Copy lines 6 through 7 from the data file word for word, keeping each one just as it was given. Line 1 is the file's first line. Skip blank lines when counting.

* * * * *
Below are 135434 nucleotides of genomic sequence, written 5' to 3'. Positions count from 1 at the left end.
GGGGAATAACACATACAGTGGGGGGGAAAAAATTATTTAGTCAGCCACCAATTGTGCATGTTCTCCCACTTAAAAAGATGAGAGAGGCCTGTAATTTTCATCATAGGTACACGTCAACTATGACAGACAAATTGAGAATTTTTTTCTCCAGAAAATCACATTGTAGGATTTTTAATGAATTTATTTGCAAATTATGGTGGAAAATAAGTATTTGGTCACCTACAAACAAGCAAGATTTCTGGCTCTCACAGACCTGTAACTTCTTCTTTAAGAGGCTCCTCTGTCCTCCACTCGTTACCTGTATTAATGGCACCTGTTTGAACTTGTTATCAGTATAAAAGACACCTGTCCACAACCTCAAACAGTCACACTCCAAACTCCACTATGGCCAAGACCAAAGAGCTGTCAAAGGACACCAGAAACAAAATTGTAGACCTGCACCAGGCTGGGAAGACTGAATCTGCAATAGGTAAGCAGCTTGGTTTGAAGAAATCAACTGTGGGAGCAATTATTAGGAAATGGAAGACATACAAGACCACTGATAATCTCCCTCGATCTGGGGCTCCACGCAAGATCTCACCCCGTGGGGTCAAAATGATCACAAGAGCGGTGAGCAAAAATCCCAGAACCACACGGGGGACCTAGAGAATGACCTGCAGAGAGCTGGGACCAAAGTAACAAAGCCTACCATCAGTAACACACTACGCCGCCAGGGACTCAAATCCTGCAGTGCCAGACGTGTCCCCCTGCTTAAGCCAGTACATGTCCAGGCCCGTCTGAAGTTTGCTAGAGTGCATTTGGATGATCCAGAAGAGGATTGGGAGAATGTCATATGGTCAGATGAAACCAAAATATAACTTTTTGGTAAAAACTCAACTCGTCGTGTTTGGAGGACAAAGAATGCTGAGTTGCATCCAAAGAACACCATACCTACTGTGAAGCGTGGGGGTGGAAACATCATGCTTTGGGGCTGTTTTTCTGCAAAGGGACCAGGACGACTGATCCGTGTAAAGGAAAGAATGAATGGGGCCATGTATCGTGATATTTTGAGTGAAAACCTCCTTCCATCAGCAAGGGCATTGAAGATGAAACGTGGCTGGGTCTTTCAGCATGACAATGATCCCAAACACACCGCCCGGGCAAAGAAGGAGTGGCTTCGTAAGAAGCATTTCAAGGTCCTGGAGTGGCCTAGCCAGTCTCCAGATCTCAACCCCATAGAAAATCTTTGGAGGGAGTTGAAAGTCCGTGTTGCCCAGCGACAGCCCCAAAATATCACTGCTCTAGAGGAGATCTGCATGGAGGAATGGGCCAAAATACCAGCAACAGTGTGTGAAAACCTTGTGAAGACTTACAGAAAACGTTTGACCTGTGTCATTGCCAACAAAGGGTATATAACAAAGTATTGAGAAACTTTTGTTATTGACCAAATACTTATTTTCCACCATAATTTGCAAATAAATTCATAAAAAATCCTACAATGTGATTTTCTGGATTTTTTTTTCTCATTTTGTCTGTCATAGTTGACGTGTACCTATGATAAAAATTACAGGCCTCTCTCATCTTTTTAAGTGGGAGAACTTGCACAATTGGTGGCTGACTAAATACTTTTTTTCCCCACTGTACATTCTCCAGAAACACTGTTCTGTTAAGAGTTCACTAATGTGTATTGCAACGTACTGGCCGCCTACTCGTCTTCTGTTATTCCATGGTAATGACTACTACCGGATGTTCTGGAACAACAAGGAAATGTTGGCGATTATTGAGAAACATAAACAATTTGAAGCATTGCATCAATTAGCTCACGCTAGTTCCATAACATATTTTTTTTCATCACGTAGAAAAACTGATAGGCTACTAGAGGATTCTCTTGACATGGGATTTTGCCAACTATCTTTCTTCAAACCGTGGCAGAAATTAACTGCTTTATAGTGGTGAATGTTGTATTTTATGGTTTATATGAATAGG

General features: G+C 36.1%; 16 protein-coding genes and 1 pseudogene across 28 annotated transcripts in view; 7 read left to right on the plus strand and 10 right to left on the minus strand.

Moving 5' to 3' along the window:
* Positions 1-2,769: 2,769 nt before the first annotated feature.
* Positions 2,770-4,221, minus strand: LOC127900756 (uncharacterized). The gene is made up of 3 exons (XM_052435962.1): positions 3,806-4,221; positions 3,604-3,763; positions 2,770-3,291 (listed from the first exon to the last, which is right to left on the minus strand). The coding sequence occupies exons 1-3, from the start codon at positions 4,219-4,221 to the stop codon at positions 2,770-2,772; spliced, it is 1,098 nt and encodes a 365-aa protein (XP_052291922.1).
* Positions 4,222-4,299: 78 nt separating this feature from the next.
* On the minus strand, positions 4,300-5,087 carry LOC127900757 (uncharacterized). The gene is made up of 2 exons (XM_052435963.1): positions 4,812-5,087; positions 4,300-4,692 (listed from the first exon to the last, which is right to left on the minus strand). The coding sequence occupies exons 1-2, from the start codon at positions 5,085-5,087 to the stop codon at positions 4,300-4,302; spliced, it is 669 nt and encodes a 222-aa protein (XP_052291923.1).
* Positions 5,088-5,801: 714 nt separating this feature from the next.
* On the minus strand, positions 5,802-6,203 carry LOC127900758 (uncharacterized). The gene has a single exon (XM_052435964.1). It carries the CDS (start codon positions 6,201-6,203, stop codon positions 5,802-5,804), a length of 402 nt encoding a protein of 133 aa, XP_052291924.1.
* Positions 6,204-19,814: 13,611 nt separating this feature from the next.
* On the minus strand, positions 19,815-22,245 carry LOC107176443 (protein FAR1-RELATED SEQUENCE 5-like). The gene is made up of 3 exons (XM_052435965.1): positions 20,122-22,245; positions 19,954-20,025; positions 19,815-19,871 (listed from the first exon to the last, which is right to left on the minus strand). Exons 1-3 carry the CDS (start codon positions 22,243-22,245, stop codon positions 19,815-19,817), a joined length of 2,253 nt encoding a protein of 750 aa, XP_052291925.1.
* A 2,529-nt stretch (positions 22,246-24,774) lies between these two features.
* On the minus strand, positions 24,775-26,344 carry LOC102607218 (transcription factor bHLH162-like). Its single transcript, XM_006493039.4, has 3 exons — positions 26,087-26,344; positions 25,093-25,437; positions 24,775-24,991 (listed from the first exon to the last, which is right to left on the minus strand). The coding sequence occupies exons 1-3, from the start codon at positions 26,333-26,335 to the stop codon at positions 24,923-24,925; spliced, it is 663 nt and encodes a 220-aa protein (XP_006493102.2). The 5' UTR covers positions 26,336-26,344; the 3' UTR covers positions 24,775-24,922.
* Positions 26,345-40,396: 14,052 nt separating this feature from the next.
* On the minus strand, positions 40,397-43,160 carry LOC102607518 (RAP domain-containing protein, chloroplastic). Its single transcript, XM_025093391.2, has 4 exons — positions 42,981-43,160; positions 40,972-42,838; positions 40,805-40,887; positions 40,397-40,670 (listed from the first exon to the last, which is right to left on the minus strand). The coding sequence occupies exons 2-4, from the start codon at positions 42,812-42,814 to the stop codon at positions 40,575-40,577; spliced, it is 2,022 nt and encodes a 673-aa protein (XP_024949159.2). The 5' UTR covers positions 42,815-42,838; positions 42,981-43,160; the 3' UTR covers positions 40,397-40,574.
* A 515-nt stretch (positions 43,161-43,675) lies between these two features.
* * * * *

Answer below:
* Positions 2,770-4,221, minus strand: LOC127900756 (uncharacterized). The gene is made up of 3 exons (XM_052435962.1): positions 3,806-4,221; positions 3,604-3,763; positions 2,770-3,291 (listed from the first exon to the last, which is right to left on the minus strand). The coding sequence occupies exons 1-3, from the start codon at positions 4,219-4,221 to the stop codon at positions 2,770-2,772; spliced, it is 1,098 nt and encodes a 365-aa protein (XP_052291922.1).
* Positions 4,222-4,299: 78 nt separating this feature from the next.